Keeping a check on proliferation of investment schemes masqueraded as joint ownership or partnership, SEBI has commendably looked at the substance over form of these schemes while examining the parameters provided under section 11AA(2) of SEBI Act. It is also true that by clamping down on these schemes, SEBI has acted to protect investors.

However, the fact that no schemes have been approved by SEBI since last 15 years should give us pause. SEBI has even been very reluctant to approve and register the schemes which sought registration after SEBI prosecuted them. For instance, in Asurre Agrowtech Limited v. SEBI, after receiving notice from SEBI, the promoters of the unregistered CIS applied for approval with SEBI. However, SEBI contended that it would entertain fresh registration only after directions issued in its notice are adhered with and after the set fine is paid for operating as an unregistered CIS. Perhaps it is time to re-examine the registration requirements for a CIS.

Investor protection regime in India is well encapsulated in statutes and rules made thereunder, and in order to operate an investment avenue, be it Company, Mutual Funds, AIF, etc., the promoter is required to comply with the set of necessary conditions as mandated by law. However, in case of CIS, the process to commence business has been made very challenging in the name of investor protection as unlike other investment vehicles, in addition to the pre-requisite compliances, the commencement of a CIS is also dependent on   approval from SEBI. This distinction makes CIS business a grant or privilege given at the discretion of SEBI and not a right that can be exercised by complying the necessary investment protection mandates. This is different from what is required in jurisdictions like USA wherein a Collective Investment Funds are exempt from registration and regulation if they qualify for exemption provided under section 3(C) of Investment Company Act and rule 506 of regulation D of the Securities Act if they comply with certain specific exemptive conditions.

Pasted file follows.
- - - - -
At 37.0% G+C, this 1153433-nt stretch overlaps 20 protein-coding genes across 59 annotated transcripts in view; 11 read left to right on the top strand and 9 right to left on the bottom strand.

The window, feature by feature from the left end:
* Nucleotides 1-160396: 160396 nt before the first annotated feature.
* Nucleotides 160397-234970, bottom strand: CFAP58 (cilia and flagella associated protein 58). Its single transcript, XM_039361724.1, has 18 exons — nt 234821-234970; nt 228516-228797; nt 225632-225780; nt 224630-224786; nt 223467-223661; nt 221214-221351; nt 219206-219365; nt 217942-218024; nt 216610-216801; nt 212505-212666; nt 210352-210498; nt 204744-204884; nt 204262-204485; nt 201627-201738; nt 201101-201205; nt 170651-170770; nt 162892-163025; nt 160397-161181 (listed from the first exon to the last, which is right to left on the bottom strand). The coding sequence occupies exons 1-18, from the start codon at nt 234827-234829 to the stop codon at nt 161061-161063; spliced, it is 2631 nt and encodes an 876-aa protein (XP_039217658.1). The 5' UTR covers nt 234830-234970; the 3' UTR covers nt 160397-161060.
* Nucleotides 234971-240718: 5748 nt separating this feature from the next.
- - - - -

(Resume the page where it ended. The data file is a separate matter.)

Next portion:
The rise in frequency of friction between SEBI and unregistered CIS must be taken into consideration by SEBI and the challenges in the process to register and approve a CIS must be revisited and addressed.

Mihir Vashishtha

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1 comment

  • Mihir, this is a great topic to examine and it indeed is well examined. On MSM REIT consutation paper, the proposed thresholds even now are much higher than what the market research indicates. Fractional ownership platforms have identified sweet spots / ticket sizes which many customers are ok with. The regulators must be aware of the market needs more closely.